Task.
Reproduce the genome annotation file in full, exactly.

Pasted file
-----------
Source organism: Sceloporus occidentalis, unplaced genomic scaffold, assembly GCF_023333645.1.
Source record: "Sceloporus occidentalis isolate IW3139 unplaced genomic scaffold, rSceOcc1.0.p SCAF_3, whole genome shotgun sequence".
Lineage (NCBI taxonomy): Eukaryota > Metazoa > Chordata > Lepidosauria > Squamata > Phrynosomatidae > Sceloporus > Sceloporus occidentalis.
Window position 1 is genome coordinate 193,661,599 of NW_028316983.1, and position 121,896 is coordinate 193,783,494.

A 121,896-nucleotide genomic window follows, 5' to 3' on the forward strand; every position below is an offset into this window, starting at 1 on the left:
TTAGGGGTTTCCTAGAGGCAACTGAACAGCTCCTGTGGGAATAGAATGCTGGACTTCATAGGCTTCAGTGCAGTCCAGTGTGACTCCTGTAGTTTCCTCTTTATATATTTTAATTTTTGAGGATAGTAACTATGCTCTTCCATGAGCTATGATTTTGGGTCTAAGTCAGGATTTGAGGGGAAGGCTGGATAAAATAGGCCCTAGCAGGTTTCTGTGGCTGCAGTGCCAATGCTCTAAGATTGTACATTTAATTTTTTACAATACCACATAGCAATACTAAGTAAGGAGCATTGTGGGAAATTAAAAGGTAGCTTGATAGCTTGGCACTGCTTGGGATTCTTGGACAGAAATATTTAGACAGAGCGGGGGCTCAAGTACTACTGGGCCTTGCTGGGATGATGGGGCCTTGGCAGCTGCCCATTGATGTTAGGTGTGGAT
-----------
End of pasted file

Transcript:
Source organism: Sceloporus occidentalis, unplaced genomic scaffold, assembly GCF_023333645.1.
Source record: "Sceloporus occidentalis isolate IW3139 unplaced genomic scaffold, rSceOcc1.0.p SCAF_3, whole genome shotgun sequence".
Lineage (NCBI taxonomy): Eukaryota > Metazoa > Chordata > Lepidosauria > Squamata > Phrynosomatidae > Sceloporus > Sceloporus occidentalis.
Window position 1 is genome coordinate 193,661,599 of NW_028316983.1, and position 121,896 is coordinate 193,783,494.

A 121,896-nucleotide genomic window follows, 5' to 3' on the forward strand; every position below is an offset into this window, starting at 1 on the left:
TTAGGGGTTTCCTAGAGGCAACTGAACAGCTCCTGTGGGAATAGAATGCTGGACTTCATAGGCTTCAGTGCAGTCCAGTGTGACTCCTGTAGTTTCCTCTTTATATATTTTAATTTTTGAGGATAGTAACTATGCTCTTCCATGAGCTATGATTTTGGGTCTAAGTCAGGATTTGAGGGGAAGGCTGGATAAAATAGGCCCTAGCAGGTTTCTGTGGCTGCAGTGCCAATGCTCTAAGATTGTACATTTAATTTTTTACAATACCACATAGCAATACTAAGTAAGGAGCATTGTGGGAAATTAAAAGGTAGCTTGATAGCTTGGCACTGCTTGGGATTCTTGGACAGAAATATTTAGACAGAGCGGGGGCTCAAGTACTACTGGGCCTTGCTGGGATGATGGGGCCTTGGCAGCTGCCCATTGATGTTAGGTGTGGAT